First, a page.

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Instrument: MAPS : Measurement of Air Pollution from Satellite
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The Measurement of Air Pollution from satellite (MAPS) instrument was
flown with the Space Radar Laboratory-1 on the Space Shuttle
"Endeavor" (STS-59) launched April 9, 1994.
The objectives of the MAPS instrument were to measure the global
distribution of carbon monoxide (CO) in the troposphere and its role
in global tropospheric chemistry. The MAPS instrument, flown on two
previous Shuttle flights (1981 and 1984), is a precursor to EOS-era
instruments. The MAPS instrument was able to detect CO and nitrous
oxide using gas filter radiometry to measure the IR absorption
wavelength band in the atmosphere for these trace gases (4.67
micrometer). The MAPS instrument viewed the Earth simultaneously
through three cells, one cell filled with CO, one filled with nitrous
oxide, and one filled with helium (which does not absorb at these
wavelengths). The difference in the energy received as seen through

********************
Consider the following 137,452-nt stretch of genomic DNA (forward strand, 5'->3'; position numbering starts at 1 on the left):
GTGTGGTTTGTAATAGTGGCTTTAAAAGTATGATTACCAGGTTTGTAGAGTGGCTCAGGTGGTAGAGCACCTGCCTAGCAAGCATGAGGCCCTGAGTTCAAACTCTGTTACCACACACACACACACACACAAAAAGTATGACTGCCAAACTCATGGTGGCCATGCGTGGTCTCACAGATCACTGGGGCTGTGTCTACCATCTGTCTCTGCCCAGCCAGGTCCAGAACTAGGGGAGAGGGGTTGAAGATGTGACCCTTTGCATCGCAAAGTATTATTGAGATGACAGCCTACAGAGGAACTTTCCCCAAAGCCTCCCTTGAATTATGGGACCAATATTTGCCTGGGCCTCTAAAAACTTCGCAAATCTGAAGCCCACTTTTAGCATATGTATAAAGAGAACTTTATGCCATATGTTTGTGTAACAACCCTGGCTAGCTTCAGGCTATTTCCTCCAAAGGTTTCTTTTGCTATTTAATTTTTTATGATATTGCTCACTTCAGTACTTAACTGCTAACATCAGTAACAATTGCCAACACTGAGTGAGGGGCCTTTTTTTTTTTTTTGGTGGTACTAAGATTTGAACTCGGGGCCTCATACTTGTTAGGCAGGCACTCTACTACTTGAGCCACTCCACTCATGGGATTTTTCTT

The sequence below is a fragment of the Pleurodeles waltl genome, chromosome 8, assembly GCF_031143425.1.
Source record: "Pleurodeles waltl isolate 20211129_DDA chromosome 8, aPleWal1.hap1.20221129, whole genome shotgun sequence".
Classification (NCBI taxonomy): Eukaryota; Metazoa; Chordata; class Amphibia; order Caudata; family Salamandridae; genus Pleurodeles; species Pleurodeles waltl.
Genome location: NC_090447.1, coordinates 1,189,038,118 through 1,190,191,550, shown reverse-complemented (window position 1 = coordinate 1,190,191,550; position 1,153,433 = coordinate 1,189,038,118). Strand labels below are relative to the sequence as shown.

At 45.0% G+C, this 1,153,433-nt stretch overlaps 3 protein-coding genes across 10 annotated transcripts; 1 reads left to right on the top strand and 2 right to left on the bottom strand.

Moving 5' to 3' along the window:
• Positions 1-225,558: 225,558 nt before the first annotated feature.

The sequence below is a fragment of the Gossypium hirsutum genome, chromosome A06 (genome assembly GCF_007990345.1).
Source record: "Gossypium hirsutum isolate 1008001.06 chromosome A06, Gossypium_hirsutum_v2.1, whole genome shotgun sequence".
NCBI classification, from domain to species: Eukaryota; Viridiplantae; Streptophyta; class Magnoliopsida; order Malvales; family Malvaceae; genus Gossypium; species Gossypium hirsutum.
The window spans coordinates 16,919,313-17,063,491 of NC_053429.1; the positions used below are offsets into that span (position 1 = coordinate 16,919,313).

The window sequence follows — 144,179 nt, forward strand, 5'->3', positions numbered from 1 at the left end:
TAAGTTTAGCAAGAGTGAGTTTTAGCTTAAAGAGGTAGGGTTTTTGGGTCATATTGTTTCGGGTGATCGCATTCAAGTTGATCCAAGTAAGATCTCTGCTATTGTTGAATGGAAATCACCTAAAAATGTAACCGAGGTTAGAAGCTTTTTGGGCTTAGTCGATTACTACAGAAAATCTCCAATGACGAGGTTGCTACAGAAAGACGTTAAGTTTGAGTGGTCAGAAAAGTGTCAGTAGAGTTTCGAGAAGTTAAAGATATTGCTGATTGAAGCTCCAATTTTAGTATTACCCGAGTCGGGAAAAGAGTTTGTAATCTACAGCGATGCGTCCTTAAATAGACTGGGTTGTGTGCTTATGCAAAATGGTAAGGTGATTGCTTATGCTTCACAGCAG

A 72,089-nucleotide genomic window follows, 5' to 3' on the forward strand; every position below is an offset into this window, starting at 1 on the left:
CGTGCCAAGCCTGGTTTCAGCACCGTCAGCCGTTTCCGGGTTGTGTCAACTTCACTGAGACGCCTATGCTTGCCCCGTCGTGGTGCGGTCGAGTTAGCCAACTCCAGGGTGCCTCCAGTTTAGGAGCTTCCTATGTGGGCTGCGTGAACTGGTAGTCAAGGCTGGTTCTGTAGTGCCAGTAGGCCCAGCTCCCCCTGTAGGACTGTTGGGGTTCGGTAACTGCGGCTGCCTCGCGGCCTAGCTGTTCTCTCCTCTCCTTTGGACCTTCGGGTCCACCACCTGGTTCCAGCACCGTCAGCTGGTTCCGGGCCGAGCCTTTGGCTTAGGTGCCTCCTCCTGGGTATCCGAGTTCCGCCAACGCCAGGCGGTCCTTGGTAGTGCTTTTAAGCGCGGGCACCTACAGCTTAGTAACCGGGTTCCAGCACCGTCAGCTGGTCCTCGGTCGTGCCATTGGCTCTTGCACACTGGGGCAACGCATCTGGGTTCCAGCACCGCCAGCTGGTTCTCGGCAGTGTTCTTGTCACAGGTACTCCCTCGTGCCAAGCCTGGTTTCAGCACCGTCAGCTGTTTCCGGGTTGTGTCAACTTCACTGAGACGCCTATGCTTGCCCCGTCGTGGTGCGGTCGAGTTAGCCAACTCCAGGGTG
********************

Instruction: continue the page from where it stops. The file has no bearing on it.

cell pairs enabled researchers to derive the amount of CO and nitrous
oxide in the atmosphere. The nitrous oxide measurements provided a
method for automatically rejecting cloud-contaminated observations of
CO. The MAPS instrument consisted of the optical subassembly, which
contained the optical elements, blackbodies, gas cells, detectors,
preamplifiers, and calibration unit; the electronics subassembly,
which housed the signal processing and control circuits; the flight
tape recorder subassembly; and the aerial camera subassembly, which
provided correlative cloud cover photos during the daylight portion of
the flight. MAPS is expected to fly with the SRL again in 1994 and

Information on the MAPS sensor, visit the STS-59 site at

Information about the Space Radar Laboratory can be found on the NASA
JPL WWW Home Page:


Louis Caudill (NASA HQ) - Program Manager
Dr. Michael Kurylo (NASA HQ) - Program Scientist
Dr. Henry G. Reichle, Jr. (NASA LaRC) - Principal Investigator
John Fedors (NASA LaRC) - Project Manager